Seven Car Checks You Can Do Yourself
These car jobs are not as tricky as you think!
It’s a busy life we lead isn’t it? We’ve got work to get too, small people and other humans to keep track of, and then there’s all of the household jobs too.
But you know deep down that your car needs a bit more love and I hope that’s why you’re reading this today.
So if I added a few quick jobs to your To-do list, but promised it would help you save money, and give you a warm feeling inside that you’ve taken a little control of your vehicle, could I persuade you to take on just a little bit more?
It’s time for you take action but here’s a task list that should take no more than 10-15 minutes, tops!
Job number 1
Check your oil
It doesn’t matter how young or old your car is, you need to be checking the engine oil level on a regular basis. How regular is regular? Well if this was my mechanic husband writing to you, he’d be telling you every time you fill up with petrol. For me, I’m going to tell you every week or at least every 1000kms travelled.
Why so frequently? Well even some relatively new cars will use up oil as they drive – some can use a litre of oil for every 1000-1500kms travelled.
The purpose of your engine oil is to keep vital parts of the engine lubricated but as engines age, they will require more oil to keep them running. If your vehicle runs low on oil, it could be as serious as it needing a new engine – and that’s going to cost you thousands of dollars.
If I’ve learned anything from running The Garage Woodend, it is that you cannot rely on your car to tell you when it needs oil, yet drivers don’t know that if an oil light comes on, then it could be too late. Or you may not get a low oil light on at all, then it really is game over.
So how do you check your car’s oil?
Follow these easy steps – and remember, your local mechanic will be happy to check your oil level for you and show you how to do it for yourself.
For best results, check your oil cold. Make sure your car is on the level and not parked on an incline.
- Grab a rag and pop the bonnet of your car. The bonnet catch is most likely below your steering wheel towards the right. If it isn’t there, it may be under your glovebox on the other side of the car. If you can’t find it, have a look in your handbook.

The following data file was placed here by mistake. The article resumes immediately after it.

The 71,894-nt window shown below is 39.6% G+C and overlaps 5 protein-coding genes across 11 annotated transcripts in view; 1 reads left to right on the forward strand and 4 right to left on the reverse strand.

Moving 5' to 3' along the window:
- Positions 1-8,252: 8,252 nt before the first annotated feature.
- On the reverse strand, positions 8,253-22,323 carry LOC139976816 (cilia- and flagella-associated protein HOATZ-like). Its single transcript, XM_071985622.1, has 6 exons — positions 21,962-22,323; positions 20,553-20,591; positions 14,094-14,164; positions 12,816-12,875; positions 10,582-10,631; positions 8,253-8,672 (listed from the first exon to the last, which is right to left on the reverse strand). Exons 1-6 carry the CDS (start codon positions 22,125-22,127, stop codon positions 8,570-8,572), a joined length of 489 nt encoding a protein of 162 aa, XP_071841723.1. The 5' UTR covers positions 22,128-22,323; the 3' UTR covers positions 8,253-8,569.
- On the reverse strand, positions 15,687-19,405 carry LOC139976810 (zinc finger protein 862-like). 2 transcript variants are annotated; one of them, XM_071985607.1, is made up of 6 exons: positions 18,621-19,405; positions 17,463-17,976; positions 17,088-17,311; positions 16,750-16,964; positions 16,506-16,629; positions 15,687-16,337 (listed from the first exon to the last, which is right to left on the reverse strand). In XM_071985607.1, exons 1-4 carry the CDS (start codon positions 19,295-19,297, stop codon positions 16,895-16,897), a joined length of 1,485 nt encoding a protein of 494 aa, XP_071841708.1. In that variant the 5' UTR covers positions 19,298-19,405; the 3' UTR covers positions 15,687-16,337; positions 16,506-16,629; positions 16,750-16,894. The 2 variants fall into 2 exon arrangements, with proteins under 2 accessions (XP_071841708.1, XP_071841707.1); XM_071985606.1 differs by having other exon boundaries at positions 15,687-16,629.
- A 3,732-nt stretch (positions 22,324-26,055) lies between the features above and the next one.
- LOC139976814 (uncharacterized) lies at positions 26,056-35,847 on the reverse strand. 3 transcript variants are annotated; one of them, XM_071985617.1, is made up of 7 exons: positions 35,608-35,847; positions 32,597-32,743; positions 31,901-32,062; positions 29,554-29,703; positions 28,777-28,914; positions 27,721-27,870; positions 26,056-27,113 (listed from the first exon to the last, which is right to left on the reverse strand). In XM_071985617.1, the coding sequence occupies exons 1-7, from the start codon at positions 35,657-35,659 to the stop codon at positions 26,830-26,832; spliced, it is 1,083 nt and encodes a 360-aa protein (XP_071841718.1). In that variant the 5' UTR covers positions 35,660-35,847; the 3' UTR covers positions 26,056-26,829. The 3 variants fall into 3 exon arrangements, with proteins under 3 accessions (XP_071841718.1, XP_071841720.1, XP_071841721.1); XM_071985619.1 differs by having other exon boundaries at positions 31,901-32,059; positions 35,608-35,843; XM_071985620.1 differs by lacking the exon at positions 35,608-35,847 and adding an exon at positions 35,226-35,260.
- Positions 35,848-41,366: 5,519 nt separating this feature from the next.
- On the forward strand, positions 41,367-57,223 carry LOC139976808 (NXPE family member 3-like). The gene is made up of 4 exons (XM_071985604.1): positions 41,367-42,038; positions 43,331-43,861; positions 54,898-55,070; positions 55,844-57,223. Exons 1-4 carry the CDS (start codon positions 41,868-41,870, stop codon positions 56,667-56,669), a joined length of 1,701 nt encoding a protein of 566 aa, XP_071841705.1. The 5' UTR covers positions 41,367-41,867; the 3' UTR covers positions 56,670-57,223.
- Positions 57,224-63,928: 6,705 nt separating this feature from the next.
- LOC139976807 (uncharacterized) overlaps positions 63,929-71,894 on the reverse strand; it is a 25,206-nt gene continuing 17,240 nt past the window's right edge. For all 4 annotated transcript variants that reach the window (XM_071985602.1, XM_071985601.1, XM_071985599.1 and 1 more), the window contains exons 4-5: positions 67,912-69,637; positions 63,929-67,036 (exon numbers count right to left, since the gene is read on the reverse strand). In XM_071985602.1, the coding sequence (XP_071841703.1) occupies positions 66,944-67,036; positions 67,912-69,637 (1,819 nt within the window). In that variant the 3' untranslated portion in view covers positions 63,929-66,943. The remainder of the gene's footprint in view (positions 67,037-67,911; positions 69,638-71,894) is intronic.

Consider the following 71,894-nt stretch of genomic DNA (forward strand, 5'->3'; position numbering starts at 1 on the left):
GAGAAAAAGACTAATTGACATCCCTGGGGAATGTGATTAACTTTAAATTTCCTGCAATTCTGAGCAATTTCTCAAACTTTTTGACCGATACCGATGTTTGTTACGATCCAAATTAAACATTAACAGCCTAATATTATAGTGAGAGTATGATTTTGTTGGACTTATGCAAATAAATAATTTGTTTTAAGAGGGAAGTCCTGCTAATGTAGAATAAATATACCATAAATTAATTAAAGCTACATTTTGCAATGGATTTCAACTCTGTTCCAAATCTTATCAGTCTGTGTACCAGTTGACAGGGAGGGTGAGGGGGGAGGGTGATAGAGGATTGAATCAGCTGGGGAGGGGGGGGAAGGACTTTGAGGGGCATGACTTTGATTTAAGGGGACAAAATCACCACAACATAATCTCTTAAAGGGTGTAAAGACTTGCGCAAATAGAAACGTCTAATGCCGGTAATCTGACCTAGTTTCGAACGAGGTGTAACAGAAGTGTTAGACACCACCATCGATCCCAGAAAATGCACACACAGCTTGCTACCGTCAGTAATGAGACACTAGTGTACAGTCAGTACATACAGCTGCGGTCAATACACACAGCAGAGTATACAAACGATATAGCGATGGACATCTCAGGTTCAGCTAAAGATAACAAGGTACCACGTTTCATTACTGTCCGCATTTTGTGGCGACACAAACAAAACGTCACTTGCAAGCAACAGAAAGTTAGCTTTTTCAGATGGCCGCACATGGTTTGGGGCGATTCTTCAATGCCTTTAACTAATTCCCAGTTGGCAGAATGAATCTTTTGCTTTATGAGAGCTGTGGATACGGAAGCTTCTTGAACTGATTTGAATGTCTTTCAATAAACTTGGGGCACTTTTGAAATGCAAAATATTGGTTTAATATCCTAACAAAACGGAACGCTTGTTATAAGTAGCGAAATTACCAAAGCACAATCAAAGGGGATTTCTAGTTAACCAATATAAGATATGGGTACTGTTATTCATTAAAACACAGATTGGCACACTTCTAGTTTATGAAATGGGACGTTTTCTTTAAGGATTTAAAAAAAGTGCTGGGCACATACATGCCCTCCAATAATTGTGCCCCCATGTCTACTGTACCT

- Some bonnets will be held up automatically, while some will have a bonnet stay that needs to be slotted into a hole on the underside of the bonnet. Make sure to secure this properly.
Locate your engine oil dipstick
It may have a coloured handle to help you locate it and is probably somewhere close to the oil filler cap. That has a picture of Aladdin’s lamp on it.
- Pull the dipstick out and wipe the end of it on the cloth. Take a look at the end of the dipstick, it will have two lines on it, a min and max level marker.
- Put the dipstick all the way back into the tube and pull it out again. Hold the end of the dipstick against the cloth, to save it dripping. Take a look at the measurement. If it is between min and max, then your level is fine. Below minimum and you’ll need to top up the oil. Add around 500ml initially and then recheck the level before adding any more.
A long way below and you’ll need to top it up and make a booking with your mechanic. It’s either time for service, or your car is using too much oil which needs to be investigated.
If your oil level is above maximum, then you’ll also want to head to the mechanic. When some diesel cars are running their regeneration (a process that cleans out the soot and carbon that accumulates in engines), they will flood the system with diesel, which can get added into the oil system, adding to the capacity and requiring the oil level to be reduced.
**One Lady Owner Tip**
As well as having a look at the level, it’s worth checking the condition of the oil too. If it is black, or dark and thick then it’s time for a service. Remember, oil needs to be good quality to keep all the parts of engine lubricated sufficiently. If your engine is running smoothly, you’ll be saving money too, as it won’t be running hard and using more fuel than needed.
Once you’ve tackled your oil level, it’s time for some other under-the-bonnet checks.
Job number 2
Fill the washer bottle
Don’t wait for your washer bottle to run out of water. If you do, then you could cause damage to your wiper blades, and even your scratch your windscreen
Fill a small watering can or bottle with clean water and add a splash of windscreen fluid (I use Armor All Windscreen Wash diluted to the instructions on the bottle). If you use a can with a small nozzle, you’ll find it much easier to fill with no splashes.
Remove the cap from the washer bottle, fill the bottle all the way to the top, and then replace the cap. Simple.
If your washers don’t work after you’ve filled the reservoir then your jets or hoses could be blocked with dirt, or the washer pump may be faulty. Washer pumps are typically inexpensive to replace, so don’t fret too much about getting it checked out at your mechanic, you don’t want to get caught out when bad weather hits.
Job number 3
Check your coolant level (always when cold)!
Coolant (also known as anti-freeze) runs through your car’s radiator and coolant system to keep your engine from overheating.
Like your engine oil system, your car will have a minimum and maximum marker but it’s easier to check coolant than oil.
***ALWAYS, ALWAYS ALWAYS check your coolant when cold and NEVER remove your radiator cap when hot***